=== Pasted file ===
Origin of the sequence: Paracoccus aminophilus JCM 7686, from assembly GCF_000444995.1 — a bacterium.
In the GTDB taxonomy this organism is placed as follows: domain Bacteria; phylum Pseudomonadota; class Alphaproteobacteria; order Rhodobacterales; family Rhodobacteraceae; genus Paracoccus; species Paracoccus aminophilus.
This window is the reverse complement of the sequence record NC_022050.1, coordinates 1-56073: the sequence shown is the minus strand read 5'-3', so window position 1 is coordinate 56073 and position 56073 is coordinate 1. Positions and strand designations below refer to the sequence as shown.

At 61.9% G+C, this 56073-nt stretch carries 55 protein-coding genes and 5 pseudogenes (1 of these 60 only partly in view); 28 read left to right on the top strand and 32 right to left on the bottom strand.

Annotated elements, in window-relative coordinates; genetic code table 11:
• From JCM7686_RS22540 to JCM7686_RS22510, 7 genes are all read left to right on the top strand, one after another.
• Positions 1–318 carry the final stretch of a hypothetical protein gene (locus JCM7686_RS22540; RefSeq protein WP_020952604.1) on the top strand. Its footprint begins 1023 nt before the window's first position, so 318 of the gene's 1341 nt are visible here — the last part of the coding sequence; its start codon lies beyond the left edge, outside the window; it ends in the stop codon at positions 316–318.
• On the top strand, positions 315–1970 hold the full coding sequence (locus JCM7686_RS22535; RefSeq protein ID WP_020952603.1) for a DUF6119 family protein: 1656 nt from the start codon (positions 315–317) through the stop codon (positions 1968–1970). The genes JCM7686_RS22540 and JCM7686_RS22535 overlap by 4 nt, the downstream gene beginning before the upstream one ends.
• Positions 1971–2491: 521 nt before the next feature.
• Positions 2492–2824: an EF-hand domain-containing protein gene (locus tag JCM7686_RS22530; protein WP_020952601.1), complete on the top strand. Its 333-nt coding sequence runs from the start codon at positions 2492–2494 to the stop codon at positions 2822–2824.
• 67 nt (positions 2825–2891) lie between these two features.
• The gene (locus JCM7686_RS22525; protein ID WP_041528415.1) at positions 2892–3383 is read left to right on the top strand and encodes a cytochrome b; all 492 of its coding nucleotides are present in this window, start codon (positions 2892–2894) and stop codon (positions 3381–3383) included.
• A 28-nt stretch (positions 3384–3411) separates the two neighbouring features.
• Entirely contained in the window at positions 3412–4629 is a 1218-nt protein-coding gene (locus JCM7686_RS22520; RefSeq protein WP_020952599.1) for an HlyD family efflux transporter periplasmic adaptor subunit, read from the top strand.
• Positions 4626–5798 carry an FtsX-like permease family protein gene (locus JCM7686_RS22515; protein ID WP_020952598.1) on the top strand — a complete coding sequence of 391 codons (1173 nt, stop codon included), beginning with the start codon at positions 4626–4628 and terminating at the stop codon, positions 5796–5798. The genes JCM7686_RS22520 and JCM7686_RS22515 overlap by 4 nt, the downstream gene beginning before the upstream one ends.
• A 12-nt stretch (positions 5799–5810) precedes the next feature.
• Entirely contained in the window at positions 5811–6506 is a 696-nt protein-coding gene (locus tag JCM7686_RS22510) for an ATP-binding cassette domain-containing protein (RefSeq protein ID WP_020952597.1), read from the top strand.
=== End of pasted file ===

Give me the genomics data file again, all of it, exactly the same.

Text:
Origin of the sequence: Paracoccus aminophilus JCM 7686, from assembly GCF_000444995.1 — a bacterium.
In the GTDB taxonomy this organism is placed as follows: domain Bacteria; phylum Pseudomonadota; class Alphaproteobacteria; order Rhodobacterales; family Rhodobacteraceae; genus Paracoccus; species Paracoccus aminophilus.
This window is the reverse complement of the sequence record NC_022050.1, coordinates 1-56073: the sequence shown is the minus strand read 5'-3', so window position 1 is coordinate 56073 and position 56073 is coordinate 1. Positions and strand designations below refer to the sequence as shown.

At 61.9% G+C, this 56073-nt stretch carries 55 protein-coding genes and 5 pseudogenes (1 of these 60 only partly in view); 28 read left to right on the top strand and 32 right to left on the bottom strand.

Annotated elements, in window-relative coordinates; genetic code table 11:
• From JCM7686_RS22540 to JCM7686_RS22510, 7 genes are all read left to right on the top strand, one after another.
• Positions 1–318 carry the final stretch of a hypothetical protein gene (locus JCM7686_RS22540; RefSeq protein WP_020952604.1) on the top strand. Its footprint begins 1023 nt before the window's first position, so 318 of the gene's 1341 nt are visible here — the last part of the coding sequence; its start codon lies beyond the left edge, outside the window; it ends in the stop codon at positions 316–318.
• On the top strand, positions 315–1970 hold the full coding sequence (locus JCM7686_RS22535; RefSeq protein ID WP_020952603.1) for a DUF6119 family protein: 1656 nt from the start codon (positions 315–317) through the stop codon (positions 1968–1970). The genes JCM7686_RS22540 and JCM7686_RS22535 overlap by 4 nt, the downstream gene beginning before the upstream one ends.
• Positions 1971–2491: 521 nt before the next feature.
• Positions 2492–2824: an EF-hand domain-containing protein gene (locus tag JCM7686_RS22530; protein WP_020952601.1), complete on the top strand. Its 333-nt coding sequence runs from the start codon at positions 2492–2494 to the stop codon at positions 2822–2824.
• 67 nt (positions 2825–2891) lie between these two features.
• The gene (locus JCM7686_RS22525; protein ID WP_041528415.1) at positions 2892–3383 is read left to right on the top strand and encodes a cytochrome b; all 492 of its coding nucleotides are present in this window, start codon (positions 2892–2894) and stop codon (positions 3381–3383) included.
• A 28-nt stretch (positions 3384–3411) separates the two neighbouring features.
• Entirely contained in the window at positions 3412–4629 is a 1218-nt protein-coding gene (locus JCM7686_RS22520; RefSeq protein WP_020952599.1) for an HlyD family efflux transporter periplasmic adaptor subunit, read from the top strand.
• Positions 4626–5798 carry an FtsX-like permease family protein gene (locus JCM7686_RS22515; protein ID WP_020952598.1) on the top strand — a complete coding sequence of 391 codons (1173 nt, stop codon included), beginning with the start codon at positions 4626–4628 and terminating at the stop codon, positions 5796–5798. The genes JCM7686_RS22520 and JCM7686_RS22515 overlap by 4 nt, the downstream gene beginning before the upstream one ends.
• A 12-nt stretch (positions 5799–5810) precedes the next feature.
• Entirely contained in the window at positions 5811–6506 is a 696-nt protein-coding gene (locus tag JCM7686_RS22510) for an ATP-binding cassette domain-containing protein (RefSeq protein ID WP_020952597.1), read from the top strand.